OPINION | Phenomenal acceleration: What Sir Roger Bannister teaches us about investing, part 3

Roger Bannister breaks the record on 6 May 1954. Photo: Getty Images
Roger Bannister breaks the record on 6 May 1954. Photo: Getty Images
  • At first, it was believed no one would manage a four-minute mile. Then, in the space of two months, two people broke that record. 
  • After that, there was an even more rapid acceleration. 
  • What seems unlikely or impossible often triggers a 'tipping point' if it occurs. Thereafter, trends take root rapidly.
  • The unexpected pandemic has accelerated a number of pre-existing patterns that will become trends that influence investors' decisions.

The story goes something like this. 

"Coach Brutus Hamilton, one of the most revered figures in track and field, published 'The Ultimate of Human Effort', listing the perfect records beyond which man could never go for the javelin, the shot put, the 100 meter, the 400 meter, the mile, the 5 000 meter, and the 10 000 meter. Hamilton backed up his analysis with detailed statistics, but many would have considered his word final even if he had jotted these “perfect records” down on a cocktail napkin. To the question, ‘Can the mile be run in four minutes flat?’ Hamilton replied, not quite. The fastest time that would ever be possible, he stated, was 4:01.6."

British journalist and runner John Bryant reminds us that breaking the four-minute mile mark has been chased seriously since 1886. Also not by amateur athletes, but by the efforts of the world’s best coaches and athletes from North America, Europe and Australia.

Bryant remarked:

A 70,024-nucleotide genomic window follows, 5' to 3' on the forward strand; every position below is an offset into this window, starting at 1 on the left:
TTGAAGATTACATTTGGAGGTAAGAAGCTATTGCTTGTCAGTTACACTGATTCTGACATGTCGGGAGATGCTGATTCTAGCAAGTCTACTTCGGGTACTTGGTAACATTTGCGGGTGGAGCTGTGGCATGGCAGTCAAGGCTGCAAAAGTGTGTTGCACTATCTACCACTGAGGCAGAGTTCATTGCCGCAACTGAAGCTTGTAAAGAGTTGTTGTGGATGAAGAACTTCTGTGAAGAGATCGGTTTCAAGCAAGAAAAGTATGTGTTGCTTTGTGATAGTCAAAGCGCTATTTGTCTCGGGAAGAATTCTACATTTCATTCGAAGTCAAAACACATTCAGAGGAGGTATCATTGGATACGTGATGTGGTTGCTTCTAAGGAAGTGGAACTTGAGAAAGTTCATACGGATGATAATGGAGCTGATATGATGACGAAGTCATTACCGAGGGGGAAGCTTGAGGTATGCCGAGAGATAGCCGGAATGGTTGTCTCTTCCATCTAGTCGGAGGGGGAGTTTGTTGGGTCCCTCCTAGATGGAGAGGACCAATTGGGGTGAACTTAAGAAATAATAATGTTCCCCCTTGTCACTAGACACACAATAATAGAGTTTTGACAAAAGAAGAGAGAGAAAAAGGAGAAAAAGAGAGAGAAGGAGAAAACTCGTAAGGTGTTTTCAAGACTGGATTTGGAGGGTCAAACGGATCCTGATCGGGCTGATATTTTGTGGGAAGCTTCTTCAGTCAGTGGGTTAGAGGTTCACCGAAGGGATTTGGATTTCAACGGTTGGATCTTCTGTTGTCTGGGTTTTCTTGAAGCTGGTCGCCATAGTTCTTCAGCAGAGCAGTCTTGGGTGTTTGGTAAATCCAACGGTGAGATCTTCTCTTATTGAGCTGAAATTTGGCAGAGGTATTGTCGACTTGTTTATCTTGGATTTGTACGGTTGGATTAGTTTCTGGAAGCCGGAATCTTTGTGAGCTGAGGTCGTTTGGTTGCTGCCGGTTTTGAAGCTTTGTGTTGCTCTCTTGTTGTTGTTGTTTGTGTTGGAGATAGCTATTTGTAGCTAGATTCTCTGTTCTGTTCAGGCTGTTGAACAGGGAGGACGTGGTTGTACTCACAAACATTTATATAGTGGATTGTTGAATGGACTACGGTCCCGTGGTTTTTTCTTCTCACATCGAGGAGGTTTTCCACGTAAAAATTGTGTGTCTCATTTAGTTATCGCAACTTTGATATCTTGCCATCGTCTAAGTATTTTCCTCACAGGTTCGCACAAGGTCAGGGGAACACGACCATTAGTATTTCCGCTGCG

"It had become as much a psychological barrier as a physical one." And he added: 

"And like an unconquerable mountain, the closer it was approached, the more daunting it seemed."

The first recorded world record in the 'mile for men' by the International Amateur Athletics Federation, now better known as the International Amateur Athletics Federation, was recorded in 1913. The record was set by John Paul Jones, an American runner with a time of 4:14.4. [2]

The record time declined gradually over the years and on 17 July 1945, 'Gunder the Wonder' Hagg held the final record in the mile of over four minutes at 4:01.4. Almost nine years later was the first time the magical barrier was broken by Sir Roger Bannister.

Things progressed a bit quicker after that.

Forty-six days after the feat by Bannister, John Landy broke the record set in Vancouver by 1.4 seconds (3:58).

Another 47 days later, during 'The Miracle Mile', it was the first time that two men in the same race broke the four-minute barrier.

The year 1964 was the first time a high school runner ran a sub four-minute mile at 3:59, namely American Jim Ryun.

In 1975, John Walker from New Zealand ran the first mile in sub 3:50. Consequently, he was the first person to run 100 sub four-minute miles. He ran 135 of them - only to be ousted by American Steve Scott who ran 136 sub four-minute miles.

In 1993 the Algerian Noureddine Morceli ran the first sub 3:45 mile (3:44.39).